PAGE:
It's only January, but we're already deep into preparations for EduComm 2007 (Anaheim, Calif., June 19-21). I'm pleased to announce the two keynote speakers for this year's conference: Alan Kay and David Pogue.
Kay is one of those people for whom the label visionary is not an exaggeration. In fact we owe much of the way we interact with technology today to Kay's pioneering work.
"The best way to predict the future is to invent it," he has said, and his vita shows he meant it. At Xerox PARC, in the 1970s, he invented Smalltalk, the first completely object-oriented programming, authoring, and operating system, which included the overlapping window interface we all use. Kay's work at PARC was a direct inspiration for the Apple Macintosh computer and the Microsoft Windows operating system.
Kay participated in the development of a number of technologies that we now take for granted, including the laptop computer, Ethernet, laserprinting, modern word processing, client-servers, and P2P networking.
"The best way to predict the future is to invent it."-Alan Kay
Today Kay continues to innovate and is on the board of directors for One Laptop Per Child, a nonprofit group dedicated to research for developing a $100 laptop-a technology that could revolutionize education.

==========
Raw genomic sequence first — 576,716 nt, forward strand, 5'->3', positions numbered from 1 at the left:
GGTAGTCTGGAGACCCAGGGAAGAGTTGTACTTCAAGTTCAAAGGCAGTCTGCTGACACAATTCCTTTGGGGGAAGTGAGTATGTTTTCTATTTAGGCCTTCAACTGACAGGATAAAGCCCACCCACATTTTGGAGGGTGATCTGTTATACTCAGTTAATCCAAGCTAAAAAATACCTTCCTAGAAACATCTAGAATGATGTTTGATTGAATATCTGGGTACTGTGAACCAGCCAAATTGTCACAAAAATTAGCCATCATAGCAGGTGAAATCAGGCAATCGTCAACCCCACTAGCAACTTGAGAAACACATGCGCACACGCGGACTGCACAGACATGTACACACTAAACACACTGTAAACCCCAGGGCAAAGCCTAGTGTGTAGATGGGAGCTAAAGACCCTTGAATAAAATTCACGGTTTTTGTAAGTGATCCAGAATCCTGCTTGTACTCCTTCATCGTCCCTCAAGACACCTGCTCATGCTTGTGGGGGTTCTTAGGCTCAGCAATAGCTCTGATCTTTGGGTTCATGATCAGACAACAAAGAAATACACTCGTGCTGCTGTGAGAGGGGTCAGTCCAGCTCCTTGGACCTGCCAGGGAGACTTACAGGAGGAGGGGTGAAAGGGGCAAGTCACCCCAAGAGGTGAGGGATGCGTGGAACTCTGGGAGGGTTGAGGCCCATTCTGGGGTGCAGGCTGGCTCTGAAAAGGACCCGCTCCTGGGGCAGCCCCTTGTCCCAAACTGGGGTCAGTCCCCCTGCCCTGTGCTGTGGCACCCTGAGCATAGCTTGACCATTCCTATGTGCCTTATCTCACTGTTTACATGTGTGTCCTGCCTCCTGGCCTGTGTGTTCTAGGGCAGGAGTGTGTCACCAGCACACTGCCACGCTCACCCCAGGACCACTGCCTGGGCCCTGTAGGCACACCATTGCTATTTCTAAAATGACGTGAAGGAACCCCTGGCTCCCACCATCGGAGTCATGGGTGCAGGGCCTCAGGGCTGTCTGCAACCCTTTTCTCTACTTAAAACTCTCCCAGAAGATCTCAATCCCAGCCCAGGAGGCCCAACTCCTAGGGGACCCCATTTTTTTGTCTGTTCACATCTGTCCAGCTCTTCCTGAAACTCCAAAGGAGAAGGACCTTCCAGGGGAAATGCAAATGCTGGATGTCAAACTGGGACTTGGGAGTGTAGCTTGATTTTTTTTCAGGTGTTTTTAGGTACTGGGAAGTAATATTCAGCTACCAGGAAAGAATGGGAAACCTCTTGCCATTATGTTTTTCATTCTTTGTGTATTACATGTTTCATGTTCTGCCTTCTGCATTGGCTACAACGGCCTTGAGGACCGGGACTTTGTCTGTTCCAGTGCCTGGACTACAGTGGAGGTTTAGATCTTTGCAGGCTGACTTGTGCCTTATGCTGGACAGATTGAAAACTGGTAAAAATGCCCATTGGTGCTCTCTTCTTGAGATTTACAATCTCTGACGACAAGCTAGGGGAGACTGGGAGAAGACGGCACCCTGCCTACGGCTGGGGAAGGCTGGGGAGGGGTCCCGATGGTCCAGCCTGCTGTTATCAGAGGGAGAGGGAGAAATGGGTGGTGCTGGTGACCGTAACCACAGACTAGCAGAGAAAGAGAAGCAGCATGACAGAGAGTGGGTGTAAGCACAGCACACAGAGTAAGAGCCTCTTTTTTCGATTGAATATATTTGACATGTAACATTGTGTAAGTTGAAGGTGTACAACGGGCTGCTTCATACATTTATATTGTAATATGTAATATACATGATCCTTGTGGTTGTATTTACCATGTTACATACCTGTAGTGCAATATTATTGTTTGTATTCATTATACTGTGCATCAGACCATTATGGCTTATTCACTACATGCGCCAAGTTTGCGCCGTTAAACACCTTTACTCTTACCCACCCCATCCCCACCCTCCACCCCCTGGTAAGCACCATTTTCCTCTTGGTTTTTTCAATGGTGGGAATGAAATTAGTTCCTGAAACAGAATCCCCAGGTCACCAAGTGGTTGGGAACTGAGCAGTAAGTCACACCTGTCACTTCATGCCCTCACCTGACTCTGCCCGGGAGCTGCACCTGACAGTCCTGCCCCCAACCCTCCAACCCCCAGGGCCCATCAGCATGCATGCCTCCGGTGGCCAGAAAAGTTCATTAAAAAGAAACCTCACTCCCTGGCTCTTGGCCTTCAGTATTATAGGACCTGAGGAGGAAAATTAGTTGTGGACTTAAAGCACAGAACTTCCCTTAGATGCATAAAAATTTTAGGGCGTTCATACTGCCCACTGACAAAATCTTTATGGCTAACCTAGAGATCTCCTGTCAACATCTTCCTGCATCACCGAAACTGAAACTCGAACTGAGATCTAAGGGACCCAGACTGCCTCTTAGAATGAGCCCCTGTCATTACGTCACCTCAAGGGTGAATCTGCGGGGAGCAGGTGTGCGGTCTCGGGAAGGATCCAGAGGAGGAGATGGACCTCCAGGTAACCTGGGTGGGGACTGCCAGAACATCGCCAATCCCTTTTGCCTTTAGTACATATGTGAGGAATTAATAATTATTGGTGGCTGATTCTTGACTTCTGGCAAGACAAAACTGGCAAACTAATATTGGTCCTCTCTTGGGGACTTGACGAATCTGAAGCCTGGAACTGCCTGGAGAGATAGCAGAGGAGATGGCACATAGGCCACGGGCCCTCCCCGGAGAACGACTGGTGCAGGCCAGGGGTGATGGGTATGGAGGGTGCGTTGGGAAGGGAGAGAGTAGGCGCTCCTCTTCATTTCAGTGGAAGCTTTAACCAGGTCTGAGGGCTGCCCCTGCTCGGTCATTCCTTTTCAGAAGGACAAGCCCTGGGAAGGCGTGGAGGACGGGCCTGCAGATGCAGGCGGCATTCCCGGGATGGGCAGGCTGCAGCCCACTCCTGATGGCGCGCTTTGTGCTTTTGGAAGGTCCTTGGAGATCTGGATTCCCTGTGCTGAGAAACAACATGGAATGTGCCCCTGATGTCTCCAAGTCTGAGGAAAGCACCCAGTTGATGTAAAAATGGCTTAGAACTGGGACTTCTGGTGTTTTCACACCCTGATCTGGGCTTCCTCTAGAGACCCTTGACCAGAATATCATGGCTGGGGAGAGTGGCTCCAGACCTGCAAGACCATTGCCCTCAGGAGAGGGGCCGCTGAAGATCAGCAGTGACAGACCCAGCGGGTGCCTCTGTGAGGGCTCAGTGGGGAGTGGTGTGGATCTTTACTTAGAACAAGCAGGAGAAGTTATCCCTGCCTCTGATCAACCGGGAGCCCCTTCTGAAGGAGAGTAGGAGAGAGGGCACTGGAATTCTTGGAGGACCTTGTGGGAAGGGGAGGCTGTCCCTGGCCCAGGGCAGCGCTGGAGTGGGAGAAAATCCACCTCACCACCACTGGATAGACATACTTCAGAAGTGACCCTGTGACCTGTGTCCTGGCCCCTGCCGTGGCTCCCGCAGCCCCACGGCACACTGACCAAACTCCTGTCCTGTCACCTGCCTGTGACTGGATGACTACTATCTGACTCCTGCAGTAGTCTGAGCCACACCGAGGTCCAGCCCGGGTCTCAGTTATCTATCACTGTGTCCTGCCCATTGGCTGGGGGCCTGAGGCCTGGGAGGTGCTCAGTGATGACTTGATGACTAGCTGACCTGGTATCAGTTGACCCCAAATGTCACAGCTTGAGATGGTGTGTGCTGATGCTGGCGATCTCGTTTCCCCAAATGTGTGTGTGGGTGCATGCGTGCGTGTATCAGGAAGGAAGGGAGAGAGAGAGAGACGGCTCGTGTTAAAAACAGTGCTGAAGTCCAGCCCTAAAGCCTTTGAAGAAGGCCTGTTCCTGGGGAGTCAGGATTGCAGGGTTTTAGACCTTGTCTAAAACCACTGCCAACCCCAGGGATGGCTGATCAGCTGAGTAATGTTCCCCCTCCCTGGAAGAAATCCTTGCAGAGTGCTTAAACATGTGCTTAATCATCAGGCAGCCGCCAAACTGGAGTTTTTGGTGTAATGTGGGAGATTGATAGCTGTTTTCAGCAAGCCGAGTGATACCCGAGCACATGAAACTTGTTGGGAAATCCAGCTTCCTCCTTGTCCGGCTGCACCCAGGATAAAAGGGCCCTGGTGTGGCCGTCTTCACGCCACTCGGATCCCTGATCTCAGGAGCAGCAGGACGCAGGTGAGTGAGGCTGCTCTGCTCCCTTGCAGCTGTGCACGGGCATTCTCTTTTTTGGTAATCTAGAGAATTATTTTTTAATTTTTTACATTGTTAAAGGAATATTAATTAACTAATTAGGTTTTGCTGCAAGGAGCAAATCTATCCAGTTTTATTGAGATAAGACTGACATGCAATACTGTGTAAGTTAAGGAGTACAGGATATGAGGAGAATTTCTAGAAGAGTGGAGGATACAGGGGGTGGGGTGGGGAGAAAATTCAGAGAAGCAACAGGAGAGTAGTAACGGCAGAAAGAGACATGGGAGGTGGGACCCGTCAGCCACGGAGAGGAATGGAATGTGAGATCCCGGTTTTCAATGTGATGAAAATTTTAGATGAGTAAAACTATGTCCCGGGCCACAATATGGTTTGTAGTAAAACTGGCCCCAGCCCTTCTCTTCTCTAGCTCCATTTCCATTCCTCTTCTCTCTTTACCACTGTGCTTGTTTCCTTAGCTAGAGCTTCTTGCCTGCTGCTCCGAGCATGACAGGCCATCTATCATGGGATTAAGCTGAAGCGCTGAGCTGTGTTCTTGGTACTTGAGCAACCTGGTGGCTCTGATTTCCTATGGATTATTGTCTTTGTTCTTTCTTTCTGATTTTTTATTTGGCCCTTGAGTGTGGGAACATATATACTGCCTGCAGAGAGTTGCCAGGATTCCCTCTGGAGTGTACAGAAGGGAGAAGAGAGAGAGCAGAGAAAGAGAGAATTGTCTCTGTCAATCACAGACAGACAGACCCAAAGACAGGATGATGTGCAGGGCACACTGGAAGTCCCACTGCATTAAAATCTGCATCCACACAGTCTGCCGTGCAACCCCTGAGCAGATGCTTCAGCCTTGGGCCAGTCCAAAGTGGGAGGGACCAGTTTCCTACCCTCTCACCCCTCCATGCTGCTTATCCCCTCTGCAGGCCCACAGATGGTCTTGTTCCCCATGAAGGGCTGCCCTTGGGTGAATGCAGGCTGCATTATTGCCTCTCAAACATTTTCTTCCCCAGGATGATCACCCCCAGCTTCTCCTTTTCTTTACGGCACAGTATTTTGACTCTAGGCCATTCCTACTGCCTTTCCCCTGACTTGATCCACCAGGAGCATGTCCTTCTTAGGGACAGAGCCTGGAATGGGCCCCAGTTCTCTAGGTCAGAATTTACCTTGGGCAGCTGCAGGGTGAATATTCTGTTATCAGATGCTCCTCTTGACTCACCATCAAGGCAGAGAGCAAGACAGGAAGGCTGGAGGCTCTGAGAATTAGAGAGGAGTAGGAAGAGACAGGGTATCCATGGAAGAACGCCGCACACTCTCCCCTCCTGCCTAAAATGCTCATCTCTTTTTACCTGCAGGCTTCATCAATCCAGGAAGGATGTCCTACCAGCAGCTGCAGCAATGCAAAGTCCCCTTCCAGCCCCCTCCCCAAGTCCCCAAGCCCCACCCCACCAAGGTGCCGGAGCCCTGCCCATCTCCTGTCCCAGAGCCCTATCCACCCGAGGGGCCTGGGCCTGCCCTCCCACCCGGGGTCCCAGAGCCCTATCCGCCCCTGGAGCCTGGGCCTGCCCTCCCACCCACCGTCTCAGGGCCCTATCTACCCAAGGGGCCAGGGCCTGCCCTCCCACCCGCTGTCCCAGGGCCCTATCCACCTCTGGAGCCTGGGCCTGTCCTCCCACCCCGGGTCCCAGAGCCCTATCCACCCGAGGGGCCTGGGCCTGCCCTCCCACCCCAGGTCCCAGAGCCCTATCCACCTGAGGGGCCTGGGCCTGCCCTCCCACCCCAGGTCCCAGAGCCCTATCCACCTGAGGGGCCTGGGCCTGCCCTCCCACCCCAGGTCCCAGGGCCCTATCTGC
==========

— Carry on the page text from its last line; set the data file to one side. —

David Pogue is something of a modern-day Renaissance Man. He's familiar to many readers as a regular technology columnist for The New York Times. With 3 million books in print, he is also one of the world's bestselling how-to authors. Pogue wrote or co-wrote seven books in the popular "...for Dummies" series (including Macs, Magic, Opera, and Classical Music), and in 1999 he launched his own series of detailed, humorous computer books called the Missing Manual series, which now includes 30 titles.
Pogue is an Emmy-winning tech correspondent for CBS News Sunday Morning, a frequent tech guest for NPR's Morning Edition, and produces his own weekly technology video podcast for NYTimes.com. He's a talented musician and composer, and has worked as a conductor, synthesizer programmer, arranger, or assistant on several Broadway shows-and he's also an accomplished magician. Anyway you look at it, it should be an entertaining session.
And while we're on the subject, if you are interested in becoming an EduComm 2007 workshop presenter, you can submit a proposal by visiting the EduComm website (http://educomm.educatorsportal.com/sessions/UBproposals.php).
This year, responding to rapid developments in this market, EduComm 2007 is being expanded to include the topics related to Web 2.0 to empower educational institutions to enhance education (and administration) through the sharing and collaboration of digital content.
You've no doubt noticed a change in the look of our cover. We've made the change to better highlight the breadth of articles in each issue of University Business. This publication has a broad readership made up of many disciplines in higher education, and our goal is to provide more access points to the variety of articles within. We hope that, in this case, you can judge a book by its cover.
Write to Tim Goral at firstname.lastname@example.org.
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